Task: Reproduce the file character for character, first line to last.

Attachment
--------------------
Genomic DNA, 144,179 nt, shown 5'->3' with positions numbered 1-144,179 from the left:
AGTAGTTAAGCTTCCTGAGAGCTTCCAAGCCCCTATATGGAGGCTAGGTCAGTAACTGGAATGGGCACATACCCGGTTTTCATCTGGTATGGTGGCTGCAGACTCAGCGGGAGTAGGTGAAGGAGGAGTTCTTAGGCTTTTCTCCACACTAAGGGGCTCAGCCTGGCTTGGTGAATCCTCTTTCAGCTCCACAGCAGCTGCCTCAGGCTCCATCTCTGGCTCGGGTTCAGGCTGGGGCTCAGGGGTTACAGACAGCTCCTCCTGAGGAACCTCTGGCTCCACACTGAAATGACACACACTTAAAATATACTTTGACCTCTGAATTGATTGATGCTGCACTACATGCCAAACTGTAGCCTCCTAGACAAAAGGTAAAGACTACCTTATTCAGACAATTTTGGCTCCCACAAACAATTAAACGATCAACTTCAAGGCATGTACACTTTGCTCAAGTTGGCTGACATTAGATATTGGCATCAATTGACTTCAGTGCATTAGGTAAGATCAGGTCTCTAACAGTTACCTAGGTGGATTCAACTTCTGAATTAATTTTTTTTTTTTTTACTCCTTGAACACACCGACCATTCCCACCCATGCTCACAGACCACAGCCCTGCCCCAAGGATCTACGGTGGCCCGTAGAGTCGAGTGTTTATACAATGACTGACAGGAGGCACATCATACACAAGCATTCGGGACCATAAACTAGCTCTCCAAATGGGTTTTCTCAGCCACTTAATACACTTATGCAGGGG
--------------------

Genomic DNA, 144,179 nt, shown 5'->3' with positions numbered 1-144,179 from the left:
AGTAGTTAAGCTTCCTGAGAGCTTCCAAGCCCCTATATGGAGGCTAGGTCAGTAACTGGAATGGGCACATACCCGGTTTTCATCTGGTATGGTGGCTGCAGACTCAGCGGGAGTAGGTGAAGGAGGAGTTCTTAGGCTTTTCTCCACACTAAGGGGCTCAGCCTGGCTTGGTGAATCCTCTTTCAGCTCCACAGCAGCTGCCTCAGGCTCCATCTCTGGCTCGGGTTCAGGCTGGGGCTCAGGGGTTACAGACAGCTCCTCCTGAGGAACCTCTGGCTCCACACTGAAATGACACACACTTAAAATATACTTTGACCTCTGAATTGATTGATGCTGCACTACATGCCAAACTGTAGCCTCCTAGACAAAAGGTAAAGACTACCTTATTCAGACAATTTTGGCTCCCACAAACAATTAAACGATCAACTTCAAGGCATGTACACTTTGCTCAAGTTGGCTGACATTAGATATTGGCATCAATTGACTTCAGTGCATTAGGTAAGATCAGGTCTCTAACAGTTACCTAGGTGGATTCAACTTCTGAATTAATTTTTTTTTTTTTTACTCCTTGAACACACCGACCATTCCCACCCATGCTCACAGACCACAGCCCTGCCCCAAGGATCTACGGTGGCCCGTAGAGTCGAGTGTTTATACAATGACTGACAGGAGGCACATCATACACAAGCATTCGGGACCATAAACTAGCTCTCCAAATGGGTTTTCTCAGCCACTTAATACACTTATGCAGGGG